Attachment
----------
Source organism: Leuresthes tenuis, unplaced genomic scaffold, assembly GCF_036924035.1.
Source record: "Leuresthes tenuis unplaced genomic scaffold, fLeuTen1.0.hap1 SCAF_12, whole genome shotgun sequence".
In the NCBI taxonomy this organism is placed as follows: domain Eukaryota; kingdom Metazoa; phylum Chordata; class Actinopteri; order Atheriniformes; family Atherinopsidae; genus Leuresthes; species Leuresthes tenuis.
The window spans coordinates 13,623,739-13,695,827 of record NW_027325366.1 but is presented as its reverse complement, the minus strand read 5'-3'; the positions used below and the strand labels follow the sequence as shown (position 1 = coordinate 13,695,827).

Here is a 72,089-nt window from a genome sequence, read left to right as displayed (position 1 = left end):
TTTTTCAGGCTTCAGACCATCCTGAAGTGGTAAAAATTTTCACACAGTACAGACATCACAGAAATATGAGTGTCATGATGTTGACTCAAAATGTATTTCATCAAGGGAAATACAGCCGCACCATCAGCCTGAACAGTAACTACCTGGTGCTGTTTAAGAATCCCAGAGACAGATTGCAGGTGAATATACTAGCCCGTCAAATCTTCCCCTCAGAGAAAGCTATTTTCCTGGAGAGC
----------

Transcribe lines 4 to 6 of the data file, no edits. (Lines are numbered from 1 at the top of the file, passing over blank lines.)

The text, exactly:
The window spans coordinates 13,623,739-13,695,827 of record NW_027325366.1 but is presented as its reverse complement, the minus strand read 5'-3'; the positions used below and the strand labels follow the sequence as shown (position 1 = coordinate 13,695,827).

Here is a 72,089-nt window from a genome sequence, read left to right as displayed (position 1 = left end):
TTTTTCAGGCTTCAGACCATCCTGAAGTGGTAAAAATTTTCACACAGTACAGACATCACAGAAATATGAGTGTCATGATGTTGACTCAAAATGTATTTCATCAAGGGAAATACAGCCGCACCATCAGCCTGAACAGTAACTACCTGGTGCTGTTTAAGAATCCCAGAGACAGATTGCAGGTGAATATACTAGCCCGTCAAATCTTCCCCTCAGAGAAAGCTATTTTCCTGGAGAGC